Hydrology of the Wisconsin River
The Wisconsin River in both the Upper and Lower Dells is characterized by a sandy bottom with areas of rock ledges. Flow in the river is highly variable and is heavily influenced by the operation of the Castle Rock dam approximately 14 miles upriver from the Upper Dells and the Kilbourn Dam located within the City of Wisconsin Dells. The Kilbourn Dam is the dividing line between the Upper and Lower Dells. Blackhawk Island is located in the Upper Dells. The Kilbourn dam was completed in 1909 to improve navigation and to create hydroelectric power. It is currently owned by Wisconsin Power and Light. The water level in the Upper Dells was raised as much as 16 feet above existing levels. This filled the old channel making Blackhawk Island an island. Both of these dams are operated on a peaking basis.
The river itself is known for its strong swirling currents, which at times of higher water levels can make navigation difficult particularly in the narrows near Devil’s Elbow of Blackhawk Island (most eastern point of the island). Sandbars along the river corridor are the result of deposition of sands by the current. These sandbars change shape and size periodically due to action by the river. During periods of high water, these sandbars are completely submerged. The maximum depth of the river in the Upper Dells is approximately 100 feet and is also the narrowest part of the river at 52 feet in width. This area is located at Devil’s Elbow. Further upstream, near Stand Rock and north of Witches Gultch, the river widens and is shallow and flowage-like for a distance of approximately 4 miles.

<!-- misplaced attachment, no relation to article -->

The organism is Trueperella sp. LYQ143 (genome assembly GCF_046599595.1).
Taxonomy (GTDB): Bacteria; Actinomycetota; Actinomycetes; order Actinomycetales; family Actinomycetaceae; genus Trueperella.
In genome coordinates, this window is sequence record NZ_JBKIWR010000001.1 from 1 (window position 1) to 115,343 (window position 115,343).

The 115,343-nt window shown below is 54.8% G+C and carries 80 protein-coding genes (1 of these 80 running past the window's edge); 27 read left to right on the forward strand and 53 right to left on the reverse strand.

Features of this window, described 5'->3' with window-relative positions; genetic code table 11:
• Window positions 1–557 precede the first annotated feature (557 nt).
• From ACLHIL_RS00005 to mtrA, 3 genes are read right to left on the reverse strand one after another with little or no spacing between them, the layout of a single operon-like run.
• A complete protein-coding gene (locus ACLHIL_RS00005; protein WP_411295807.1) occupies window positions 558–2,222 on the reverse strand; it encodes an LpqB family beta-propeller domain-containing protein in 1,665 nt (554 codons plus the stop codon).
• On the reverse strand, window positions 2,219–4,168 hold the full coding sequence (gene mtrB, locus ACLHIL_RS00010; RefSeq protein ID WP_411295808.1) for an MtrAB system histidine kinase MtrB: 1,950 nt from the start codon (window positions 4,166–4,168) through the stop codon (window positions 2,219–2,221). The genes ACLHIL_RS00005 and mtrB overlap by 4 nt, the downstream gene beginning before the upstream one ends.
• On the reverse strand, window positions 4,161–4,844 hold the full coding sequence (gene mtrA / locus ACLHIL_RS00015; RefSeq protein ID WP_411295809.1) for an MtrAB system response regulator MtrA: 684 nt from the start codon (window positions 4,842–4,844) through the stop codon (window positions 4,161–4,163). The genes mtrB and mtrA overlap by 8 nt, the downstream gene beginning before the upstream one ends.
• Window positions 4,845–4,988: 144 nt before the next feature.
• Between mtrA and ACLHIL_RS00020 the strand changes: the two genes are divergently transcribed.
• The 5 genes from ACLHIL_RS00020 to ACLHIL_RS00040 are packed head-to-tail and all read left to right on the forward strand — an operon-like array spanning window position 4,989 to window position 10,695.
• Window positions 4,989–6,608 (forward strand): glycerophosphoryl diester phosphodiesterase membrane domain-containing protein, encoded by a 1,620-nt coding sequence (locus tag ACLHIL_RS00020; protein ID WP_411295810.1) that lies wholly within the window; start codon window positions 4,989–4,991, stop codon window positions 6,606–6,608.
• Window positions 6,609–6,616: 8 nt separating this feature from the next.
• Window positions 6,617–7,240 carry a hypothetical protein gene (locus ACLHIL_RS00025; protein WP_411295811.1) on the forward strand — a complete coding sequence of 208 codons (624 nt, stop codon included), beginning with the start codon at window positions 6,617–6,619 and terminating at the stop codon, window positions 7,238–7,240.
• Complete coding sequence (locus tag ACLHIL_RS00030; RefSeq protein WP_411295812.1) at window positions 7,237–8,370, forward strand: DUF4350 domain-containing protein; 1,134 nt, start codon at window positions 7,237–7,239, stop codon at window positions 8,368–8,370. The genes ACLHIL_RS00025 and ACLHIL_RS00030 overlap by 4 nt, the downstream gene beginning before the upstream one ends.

Upham Woods is located in the Lower Wisconsin River Basin which drains approximately 4,940 miles of south central and southwestern Wisconsin. Upham Woods is located in the Dell Creek Watershed. Agriculture is the predominant land-use in this watershed. It has also been named a priority watershed and is currently being evaluated to assess impacts to water quality and determine methods to lessen these impacts. Water quality in this portion of the Wisconsin River is generally good.
O’Malley, Dave, et al. “Dells of the Wisconsin River State Natural Area Master Plan and Environmental Assessment.” Dells of the Wisconsin River State Natural Area Master Plan and Environmental Assessment, Wisconsin Dept. of Natural Resources, 1997, pp. 1–53.